The J.-A. Moisan store in Quebec City, the oldest grocery store in North America, is where customers can buy modern products in an old-world atmosphere.
How often can people shop in a store that is more than a century old? Quebec City, capital of the province of Quebec in Canada, is known for many things, including the old walled city, the Chateau Frontenac hotel visited by royals and famous politicians, and the Plains of Abraham where the French and English fought for control of what later became Canada. However, Quebec is also home to a less famous but still important place. Near the walls of the old city is a small shop called J. A. Moisan, the oldest grocery store in North America, where customers can still go to buy specialty foods or to stock up for their daily needs.
The History of Quebec
In 2008, the city of Quebec turned four hundred years old, as the Quebec Kiosk website states. Founded by explorer Samuel de Champlain in 1608 as a trading post, the community began at Cape Diamant, now known as Place-Royale. The town that grew from the trading post became capital of New France and later of the province of Quebec. Just outside the old city, the Battle of the Plains of Abraham took place in 1759 between the French under General Montcalm and the English under General Wolfe. The next year, the colonies of New France officially came under British control with the Treaty of Paris. Although Quebec was no longer central to the colony, it still remained important, and in 1985, the old city was named a UNESCO World Heritage Site for its integral role in the history of North America.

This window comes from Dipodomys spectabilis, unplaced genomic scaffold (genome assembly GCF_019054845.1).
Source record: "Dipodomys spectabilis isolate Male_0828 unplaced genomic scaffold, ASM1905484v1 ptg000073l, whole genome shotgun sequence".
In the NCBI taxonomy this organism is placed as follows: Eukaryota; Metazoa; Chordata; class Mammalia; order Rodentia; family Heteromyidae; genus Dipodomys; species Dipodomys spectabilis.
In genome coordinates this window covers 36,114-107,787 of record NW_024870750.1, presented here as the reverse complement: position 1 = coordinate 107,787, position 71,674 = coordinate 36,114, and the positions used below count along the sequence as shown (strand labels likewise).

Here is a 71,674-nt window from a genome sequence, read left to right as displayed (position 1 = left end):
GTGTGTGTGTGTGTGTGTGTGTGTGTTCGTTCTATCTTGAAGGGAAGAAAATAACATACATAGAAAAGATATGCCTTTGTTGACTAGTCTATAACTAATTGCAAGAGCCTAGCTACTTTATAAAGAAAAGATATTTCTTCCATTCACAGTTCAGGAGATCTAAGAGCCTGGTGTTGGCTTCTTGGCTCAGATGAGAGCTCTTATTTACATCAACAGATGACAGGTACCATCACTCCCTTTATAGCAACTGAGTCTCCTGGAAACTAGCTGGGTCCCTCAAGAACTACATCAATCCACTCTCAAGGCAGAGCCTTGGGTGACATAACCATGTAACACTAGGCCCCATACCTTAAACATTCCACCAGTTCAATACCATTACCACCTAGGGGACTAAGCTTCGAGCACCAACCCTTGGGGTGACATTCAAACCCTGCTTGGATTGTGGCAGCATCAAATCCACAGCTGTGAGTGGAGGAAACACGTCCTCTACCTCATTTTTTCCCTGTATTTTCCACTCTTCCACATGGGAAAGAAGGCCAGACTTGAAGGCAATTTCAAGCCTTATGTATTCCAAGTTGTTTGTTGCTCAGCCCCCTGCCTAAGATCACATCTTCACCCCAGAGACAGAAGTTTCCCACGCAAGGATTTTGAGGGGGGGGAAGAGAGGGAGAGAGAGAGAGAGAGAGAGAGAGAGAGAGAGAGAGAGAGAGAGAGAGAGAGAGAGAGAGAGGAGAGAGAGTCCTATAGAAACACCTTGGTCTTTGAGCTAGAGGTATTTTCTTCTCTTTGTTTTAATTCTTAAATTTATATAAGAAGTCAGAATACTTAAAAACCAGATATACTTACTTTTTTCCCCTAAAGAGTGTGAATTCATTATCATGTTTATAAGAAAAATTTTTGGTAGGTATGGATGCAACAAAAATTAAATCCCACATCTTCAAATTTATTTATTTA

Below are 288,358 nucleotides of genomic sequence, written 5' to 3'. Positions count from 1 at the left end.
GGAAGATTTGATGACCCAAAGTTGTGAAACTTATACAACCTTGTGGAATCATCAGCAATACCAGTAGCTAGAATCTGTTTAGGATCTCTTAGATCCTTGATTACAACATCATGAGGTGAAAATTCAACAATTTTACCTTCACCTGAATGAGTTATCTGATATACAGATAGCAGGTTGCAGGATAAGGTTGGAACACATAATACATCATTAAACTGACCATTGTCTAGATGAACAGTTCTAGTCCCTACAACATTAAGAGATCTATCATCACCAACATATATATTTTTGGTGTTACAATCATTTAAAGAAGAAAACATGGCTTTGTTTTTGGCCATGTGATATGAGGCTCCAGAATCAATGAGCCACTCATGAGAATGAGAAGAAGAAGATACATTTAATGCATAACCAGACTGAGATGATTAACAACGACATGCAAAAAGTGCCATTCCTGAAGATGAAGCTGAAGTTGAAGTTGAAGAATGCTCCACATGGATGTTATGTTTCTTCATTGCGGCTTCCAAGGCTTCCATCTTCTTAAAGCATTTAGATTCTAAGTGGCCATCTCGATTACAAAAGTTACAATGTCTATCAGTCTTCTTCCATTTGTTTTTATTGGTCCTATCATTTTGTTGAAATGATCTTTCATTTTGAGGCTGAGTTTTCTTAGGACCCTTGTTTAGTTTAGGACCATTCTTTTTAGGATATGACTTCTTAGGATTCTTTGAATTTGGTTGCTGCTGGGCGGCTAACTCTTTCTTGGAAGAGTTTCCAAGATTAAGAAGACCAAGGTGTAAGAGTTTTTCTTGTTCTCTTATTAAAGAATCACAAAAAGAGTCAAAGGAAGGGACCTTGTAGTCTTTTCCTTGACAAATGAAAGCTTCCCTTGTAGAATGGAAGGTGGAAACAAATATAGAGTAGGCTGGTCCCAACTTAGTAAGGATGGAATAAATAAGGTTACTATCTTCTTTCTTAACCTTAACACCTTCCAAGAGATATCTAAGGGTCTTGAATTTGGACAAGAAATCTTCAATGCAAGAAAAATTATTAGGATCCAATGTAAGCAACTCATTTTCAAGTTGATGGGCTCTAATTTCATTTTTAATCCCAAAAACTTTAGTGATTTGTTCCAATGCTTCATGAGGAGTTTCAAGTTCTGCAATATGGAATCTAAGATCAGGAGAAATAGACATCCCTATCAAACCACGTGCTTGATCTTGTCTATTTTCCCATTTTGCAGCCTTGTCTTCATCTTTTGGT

J.-A. Moisan and the Growth of Quebec City
Throughout the history of Quebec, the city has grown and changed to meet the needs of its residents. As the community developed outside the walled city, businesses were established to meet the needs of the people who lived there. By 1871, Quebec already had two distinct districts, the wealthy Upper Town and the poorer Lower Town. That year, Jean-Alfred Moisan established a grocery story to cater to the needs and desires of Upper Town residents. As the History page of the J.-A. Moisan website states, the intent was to supply imported goods that could not be found anywhere else in the area. J.-A. Moisan retired in 1927, and the shop remained in his family until 1978, when an antique dealer bought the business. The current owners bought the store in 1999. Although the shop no longer caters only to the exclusive clientele of its early years, it still maintains an old-world atmosphere that recalls its earliest days.
With so much history behind it, the J.-A. Moisan store is an essential part of Quebec City’s heritage and culture.